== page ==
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“Bite-Size Bits of Local, National, and Global History”
“Bite-Size Bits of Local, National, and Global History”
Near Jerome in Jerome County, Idaho — The American West (Mountains)
 

Symbols of Imprisonment

 
 
Symbols of Imprisonment Marker image. Click for full size.
By Barry Swackhamer, August 8, 2019
1. Symbols of Imprisonment Marker
Caption: (right side artwork) Artist: Kenjiro Nomura, Minidoka incarceree 1942-1945.
Inscription.  The sentry towers are always silhouetted in the distance. It is not enough that they are not being used - to the residents they stand waiting for the day when they will be used. The eight sentry towers are ever present as a symbol of their confinement....no other single factor has had as serious effect on the residents' morale as the erection of the guard tower. - War Relocation Authority, 1943

Eight guard towers stood along the camp's perimeter as symbols of prejudice, war hysteria, and imprisonment. Never completed or staffed, the towers served as constant reminders of the loss of freedom to the 13,000 Japanese Nikkei who lived at Minidoka from 1942 to 1945. No physical trace of the towers remain, though their presence is forever etched in the minds of the incarcerees and passed onto succeeding generations through historic photographs, artwork, and writings.
The guard tower that stands before you was reconstructed in March of 2014 by students in Boise State University's Department of Construction Management program. Using historical images as their guide, they replicated the design and scale of the original
Guard Tower image. Click for full size.
By Barry Swackhamer, August 8, 2019
2. Guard Tower
towers. Former incarcerees participated in the dedication ceremony at the June Pilgrimage.
With the return of the physical structure to the site, a looming presence has also been returned - offering visitors a glimpse into the psychological elements of incarceration.

The Minidoka Guard Tower Reconstruction Project was supported in part by the Preservation of Japanese American Confinement Sites Grant Program, administered by the National Park Service.,.
Primary Contributors: Axiom Engineering, Boise, ID; BSU Dept. of Construction Mgmt.; Cole Architects, Boise, ID; Friends of Minidoka; Idaho Sand & Gravel, Twin Falls, ID; Material Testing, Boise, ID ProCore, California
Additional Contributors: The Dimond Family; Edge Construction Supply, Boise, ID; Franklin Building Supply, Boise, ID; Gary D. Jones Construction, Burley, ID; Kowallis & Richards Inc., Boise, ID; Mike Malcom, Tates Rents, Boise, ID

 
Erected by Minidoka National Historic Site, National Park Service.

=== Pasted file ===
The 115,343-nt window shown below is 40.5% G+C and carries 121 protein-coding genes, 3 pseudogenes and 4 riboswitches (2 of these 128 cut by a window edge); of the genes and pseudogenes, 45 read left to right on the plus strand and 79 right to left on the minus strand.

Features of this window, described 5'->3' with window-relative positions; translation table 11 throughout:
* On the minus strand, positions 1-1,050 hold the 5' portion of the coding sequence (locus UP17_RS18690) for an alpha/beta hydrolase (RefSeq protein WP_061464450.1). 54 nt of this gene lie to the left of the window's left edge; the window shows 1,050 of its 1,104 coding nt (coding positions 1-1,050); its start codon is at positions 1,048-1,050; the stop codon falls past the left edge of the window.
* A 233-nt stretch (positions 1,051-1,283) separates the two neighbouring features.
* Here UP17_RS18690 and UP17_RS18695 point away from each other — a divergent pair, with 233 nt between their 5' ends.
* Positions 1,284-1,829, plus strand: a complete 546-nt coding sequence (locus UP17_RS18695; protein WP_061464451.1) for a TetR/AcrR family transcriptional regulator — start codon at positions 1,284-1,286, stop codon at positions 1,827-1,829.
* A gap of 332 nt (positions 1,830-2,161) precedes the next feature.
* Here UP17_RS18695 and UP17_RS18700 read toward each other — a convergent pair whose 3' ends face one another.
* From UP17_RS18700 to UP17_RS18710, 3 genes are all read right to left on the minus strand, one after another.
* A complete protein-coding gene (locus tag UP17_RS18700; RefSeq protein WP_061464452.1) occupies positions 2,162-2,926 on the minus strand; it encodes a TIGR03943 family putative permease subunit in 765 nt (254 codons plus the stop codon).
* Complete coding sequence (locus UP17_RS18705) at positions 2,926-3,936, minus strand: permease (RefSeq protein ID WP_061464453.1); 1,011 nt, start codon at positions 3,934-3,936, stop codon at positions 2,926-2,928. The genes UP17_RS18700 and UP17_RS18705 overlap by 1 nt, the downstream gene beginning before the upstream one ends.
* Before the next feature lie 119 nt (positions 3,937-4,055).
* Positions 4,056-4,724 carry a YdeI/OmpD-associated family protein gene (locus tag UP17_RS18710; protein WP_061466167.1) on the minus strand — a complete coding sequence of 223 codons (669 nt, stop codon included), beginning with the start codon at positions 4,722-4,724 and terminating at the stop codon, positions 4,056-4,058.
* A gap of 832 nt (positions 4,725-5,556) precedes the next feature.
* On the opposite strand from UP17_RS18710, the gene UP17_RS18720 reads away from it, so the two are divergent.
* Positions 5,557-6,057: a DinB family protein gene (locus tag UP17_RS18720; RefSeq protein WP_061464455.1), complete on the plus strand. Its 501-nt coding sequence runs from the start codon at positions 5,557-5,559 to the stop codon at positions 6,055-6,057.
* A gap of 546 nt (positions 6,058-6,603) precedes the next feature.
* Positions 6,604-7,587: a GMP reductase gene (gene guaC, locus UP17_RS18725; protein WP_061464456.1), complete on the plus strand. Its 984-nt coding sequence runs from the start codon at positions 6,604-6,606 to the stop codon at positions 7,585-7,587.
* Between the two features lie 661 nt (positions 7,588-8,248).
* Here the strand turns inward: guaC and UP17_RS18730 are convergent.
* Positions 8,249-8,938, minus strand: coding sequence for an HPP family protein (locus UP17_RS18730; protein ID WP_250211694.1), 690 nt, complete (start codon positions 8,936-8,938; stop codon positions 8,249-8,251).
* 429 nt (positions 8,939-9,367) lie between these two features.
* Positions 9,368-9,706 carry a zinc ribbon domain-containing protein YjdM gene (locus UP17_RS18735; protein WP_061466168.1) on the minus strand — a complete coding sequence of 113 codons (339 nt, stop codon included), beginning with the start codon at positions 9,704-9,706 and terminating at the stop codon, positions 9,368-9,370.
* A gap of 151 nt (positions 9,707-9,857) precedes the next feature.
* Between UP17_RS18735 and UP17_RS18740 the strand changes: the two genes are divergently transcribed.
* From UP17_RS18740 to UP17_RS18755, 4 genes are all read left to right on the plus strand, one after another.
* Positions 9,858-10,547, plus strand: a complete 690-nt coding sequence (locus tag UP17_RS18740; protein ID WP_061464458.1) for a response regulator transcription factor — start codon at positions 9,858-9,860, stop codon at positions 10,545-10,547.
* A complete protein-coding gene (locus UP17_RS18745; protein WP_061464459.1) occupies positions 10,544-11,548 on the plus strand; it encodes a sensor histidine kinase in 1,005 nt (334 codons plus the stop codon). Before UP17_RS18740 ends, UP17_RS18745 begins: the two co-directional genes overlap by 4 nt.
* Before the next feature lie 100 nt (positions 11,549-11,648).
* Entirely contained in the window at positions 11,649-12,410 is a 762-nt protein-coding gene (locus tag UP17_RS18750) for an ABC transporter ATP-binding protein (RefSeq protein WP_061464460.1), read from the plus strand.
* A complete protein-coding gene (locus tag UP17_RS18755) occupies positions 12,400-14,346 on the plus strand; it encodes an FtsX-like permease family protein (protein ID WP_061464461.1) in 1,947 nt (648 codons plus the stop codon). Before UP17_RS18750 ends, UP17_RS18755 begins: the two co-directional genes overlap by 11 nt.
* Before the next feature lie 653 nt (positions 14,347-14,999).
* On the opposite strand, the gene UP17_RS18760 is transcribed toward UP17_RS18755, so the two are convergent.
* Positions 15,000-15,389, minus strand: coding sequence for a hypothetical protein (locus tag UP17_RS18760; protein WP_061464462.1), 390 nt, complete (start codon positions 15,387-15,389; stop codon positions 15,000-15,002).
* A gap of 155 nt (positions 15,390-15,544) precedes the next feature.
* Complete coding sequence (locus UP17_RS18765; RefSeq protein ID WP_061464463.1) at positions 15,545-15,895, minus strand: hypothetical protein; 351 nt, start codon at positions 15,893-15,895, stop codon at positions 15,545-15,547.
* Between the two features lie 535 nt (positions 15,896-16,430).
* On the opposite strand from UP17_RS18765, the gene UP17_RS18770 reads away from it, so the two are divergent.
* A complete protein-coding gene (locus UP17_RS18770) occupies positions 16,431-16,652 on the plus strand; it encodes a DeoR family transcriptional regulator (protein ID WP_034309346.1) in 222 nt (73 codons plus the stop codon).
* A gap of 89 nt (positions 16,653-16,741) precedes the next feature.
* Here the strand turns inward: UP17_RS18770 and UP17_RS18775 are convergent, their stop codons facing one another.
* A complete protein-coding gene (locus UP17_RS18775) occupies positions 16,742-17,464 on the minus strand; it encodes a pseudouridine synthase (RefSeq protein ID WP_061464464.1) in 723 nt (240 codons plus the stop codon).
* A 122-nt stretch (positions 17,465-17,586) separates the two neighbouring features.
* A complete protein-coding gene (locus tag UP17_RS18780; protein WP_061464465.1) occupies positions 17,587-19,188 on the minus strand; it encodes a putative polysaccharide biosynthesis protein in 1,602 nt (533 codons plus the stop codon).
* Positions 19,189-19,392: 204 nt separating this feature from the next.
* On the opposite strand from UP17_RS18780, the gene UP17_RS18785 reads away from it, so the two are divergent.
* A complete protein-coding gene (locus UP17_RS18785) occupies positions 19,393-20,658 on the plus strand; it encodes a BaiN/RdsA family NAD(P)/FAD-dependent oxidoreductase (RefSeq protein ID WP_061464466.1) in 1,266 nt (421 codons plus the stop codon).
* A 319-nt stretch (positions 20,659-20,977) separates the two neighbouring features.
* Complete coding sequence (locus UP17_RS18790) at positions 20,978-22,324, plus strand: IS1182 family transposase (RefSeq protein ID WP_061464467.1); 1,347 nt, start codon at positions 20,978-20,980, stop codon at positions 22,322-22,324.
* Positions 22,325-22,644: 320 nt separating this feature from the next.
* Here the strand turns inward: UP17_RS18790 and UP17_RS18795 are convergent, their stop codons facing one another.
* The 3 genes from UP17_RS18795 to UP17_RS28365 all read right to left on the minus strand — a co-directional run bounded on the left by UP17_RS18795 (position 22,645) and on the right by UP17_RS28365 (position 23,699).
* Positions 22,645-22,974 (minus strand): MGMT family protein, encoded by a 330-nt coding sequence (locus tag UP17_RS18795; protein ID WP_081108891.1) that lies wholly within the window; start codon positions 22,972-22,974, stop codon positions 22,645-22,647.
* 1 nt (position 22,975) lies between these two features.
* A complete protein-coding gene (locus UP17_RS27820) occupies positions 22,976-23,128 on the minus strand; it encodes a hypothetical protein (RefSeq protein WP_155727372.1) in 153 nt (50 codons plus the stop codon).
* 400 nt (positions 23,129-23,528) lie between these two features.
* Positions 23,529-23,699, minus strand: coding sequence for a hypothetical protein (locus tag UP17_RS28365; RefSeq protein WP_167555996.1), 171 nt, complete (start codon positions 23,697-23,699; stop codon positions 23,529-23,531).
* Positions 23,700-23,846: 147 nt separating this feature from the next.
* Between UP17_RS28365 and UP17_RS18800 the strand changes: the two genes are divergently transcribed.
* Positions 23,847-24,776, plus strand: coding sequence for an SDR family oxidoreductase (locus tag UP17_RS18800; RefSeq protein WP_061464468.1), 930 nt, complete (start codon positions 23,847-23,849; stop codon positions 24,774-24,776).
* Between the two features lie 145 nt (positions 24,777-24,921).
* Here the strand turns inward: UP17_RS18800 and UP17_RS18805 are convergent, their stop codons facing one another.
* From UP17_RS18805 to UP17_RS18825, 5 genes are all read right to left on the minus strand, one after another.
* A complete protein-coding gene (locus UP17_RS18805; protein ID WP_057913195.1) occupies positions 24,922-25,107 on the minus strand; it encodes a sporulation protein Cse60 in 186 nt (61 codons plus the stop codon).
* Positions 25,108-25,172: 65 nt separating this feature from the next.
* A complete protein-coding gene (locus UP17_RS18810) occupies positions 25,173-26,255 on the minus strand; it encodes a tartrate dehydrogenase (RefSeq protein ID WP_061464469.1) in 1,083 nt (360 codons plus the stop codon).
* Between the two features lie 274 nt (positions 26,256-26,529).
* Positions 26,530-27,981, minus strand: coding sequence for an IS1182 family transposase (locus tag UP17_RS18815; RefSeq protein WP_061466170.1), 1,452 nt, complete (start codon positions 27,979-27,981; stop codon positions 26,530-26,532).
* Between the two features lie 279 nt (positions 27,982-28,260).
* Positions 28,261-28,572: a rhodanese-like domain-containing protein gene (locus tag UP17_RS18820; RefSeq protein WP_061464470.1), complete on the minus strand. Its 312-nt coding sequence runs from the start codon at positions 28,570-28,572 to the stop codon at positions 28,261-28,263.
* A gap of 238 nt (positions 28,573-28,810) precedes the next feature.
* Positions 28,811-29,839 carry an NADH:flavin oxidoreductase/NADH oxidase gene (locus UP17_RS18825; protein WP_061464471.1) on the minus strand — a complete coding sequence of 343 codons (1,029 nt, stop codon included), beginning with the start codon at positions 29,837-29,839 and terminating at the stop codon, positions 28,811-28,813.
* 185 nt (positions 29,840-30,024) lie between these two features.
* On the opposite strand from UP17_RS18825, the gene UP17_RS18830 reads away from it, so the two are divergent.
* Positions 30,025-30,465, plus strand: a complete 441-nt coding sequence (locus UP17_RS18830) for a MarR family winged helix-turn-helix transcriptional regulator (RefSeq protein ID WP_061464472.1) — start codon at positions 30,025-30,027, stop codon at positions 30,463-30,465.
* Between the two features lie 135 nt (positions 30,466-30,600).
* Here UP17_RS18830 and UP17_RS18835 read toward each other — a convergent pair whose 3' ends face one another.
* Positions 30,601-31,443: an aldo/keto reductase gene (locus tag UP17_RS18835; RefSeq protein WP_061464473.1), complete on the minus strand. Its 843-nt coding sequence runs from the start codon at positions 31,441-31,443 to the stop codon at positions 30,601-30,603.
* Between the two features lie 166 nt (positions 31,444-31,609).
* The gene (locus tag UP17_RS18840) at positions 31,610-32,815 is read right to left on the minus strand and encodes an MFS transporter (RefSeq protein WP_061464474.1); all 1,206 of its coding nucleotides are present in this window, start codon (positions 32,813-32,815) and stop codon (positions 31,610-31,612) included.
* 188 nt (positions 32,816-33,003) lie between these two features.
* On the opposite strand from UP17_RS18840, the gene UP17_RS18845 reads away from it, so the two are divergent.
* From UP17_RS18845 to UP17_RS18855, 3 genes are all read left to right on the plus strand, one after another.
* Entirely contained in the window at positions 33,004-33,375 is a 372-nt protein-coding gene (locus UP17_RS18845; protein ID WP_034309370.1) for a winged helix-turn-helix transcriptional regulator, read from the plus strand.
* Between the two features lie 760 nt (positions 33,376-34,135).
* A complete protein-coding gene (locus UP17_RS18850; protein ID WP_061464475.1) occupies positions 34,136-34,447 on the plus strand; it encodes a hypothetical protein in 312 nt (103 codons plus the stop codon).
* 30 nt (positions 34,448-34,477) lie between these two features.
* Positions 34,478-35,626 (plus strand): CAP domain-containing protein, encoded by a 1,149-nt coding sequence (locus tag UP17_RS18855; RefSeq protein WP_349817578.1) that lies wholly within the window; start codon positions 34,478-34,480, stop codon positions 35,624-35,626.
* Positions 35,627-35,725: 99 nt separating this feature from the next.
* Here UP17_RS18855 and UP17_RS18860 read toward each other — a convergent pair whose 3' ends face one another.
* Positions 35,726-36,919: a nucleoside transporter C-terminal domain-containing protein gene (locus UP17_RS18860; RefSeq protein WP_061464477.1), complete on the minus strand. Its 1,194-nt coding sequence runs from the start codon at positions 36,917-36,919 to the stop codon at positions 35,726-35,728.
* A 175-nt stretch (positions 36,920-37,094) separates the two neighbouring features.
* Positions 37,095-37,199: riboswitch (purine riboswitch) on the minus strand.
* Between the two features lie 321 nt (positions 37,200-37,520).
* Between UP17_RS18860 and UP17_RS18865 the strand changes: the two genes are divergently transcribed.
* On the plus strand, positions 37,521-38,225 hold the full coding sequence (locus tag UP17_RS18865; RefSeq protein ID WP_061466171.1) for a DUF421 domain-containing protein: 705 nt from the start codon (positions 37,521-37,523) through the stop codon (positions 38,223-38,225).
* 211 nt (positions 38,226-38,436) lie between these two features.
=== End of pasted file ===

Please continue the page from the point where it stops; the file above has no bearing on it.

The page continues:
Location. 42° 40.673′ N, 114° 15.095′ W. Marker is near Jerome, Idaho, in Jerome County. Marker is on Hunt Road near South 1400 East, on the right when traveling east. Touch for map. Marker is at or near this postal address: 1401 Hunt Road, Jerome ID 83338, United States of America. Touch for directions.
 
Other nearby markers. At least 8 other markers are within walking distance
Entrance to Minidoka National Historic Site image. Click for full size.
By Barry Swackhamer, August 8, 2019
3. Entrance to Minidoka National Historic Site
of this marker. Minidoka Relocation Center (within shouting distance of this marker); Soothing Waters (within shouting distance of this marker); On Guard (within shouting distance of this marker); Minidoka National Historic Site (within shouting distance of this marker); A Question of Loyalty (within shouting distance of this marker); Honor Roll (within shouting distance of this marker); Running a Camp (about 500 feet away, measured in a direct line); Censored Mail (about 700 feet away). Touch for a list and map of all markers in Jerome.
 
More about this marker. This marker is located at the entrance to Minidoka National Historic Site.
 
Also see . . .  Minidoka Relocation Center -- Japanese American Veterans Association. "...These people are living in the midst of a desert where they see nothing except tar paper covered barracks, sagebrush, and rocks…. The impact of emotional disturbance as a result of the evacuation…plus this dull, dreary existence in a desert region surely must give these people a feeling of helplessness, hopelessness, and despair which we on the outside do not and will never fully understand." -- Arthur Klienkopf, Superintendent of Education, Minidoka Relocation Center (Submitted on August 30, 2019, by Barry Swackhamer of Brentwood, California.) 
 
Categories. Asian AmericansWar, World II
 

More. Search the internet for Symbols of Imprisonment.
 
Credits. This page was last revised on August 30, 2019. This page originally submitted on August 30, 2019, by Barry Swackhamer of Brentwood, California. This page has been viewed 38 times since then. Photos:   1, 2, 3. submitted on August 30, 2019, by Barry Swackhamer of Brentwood, California.
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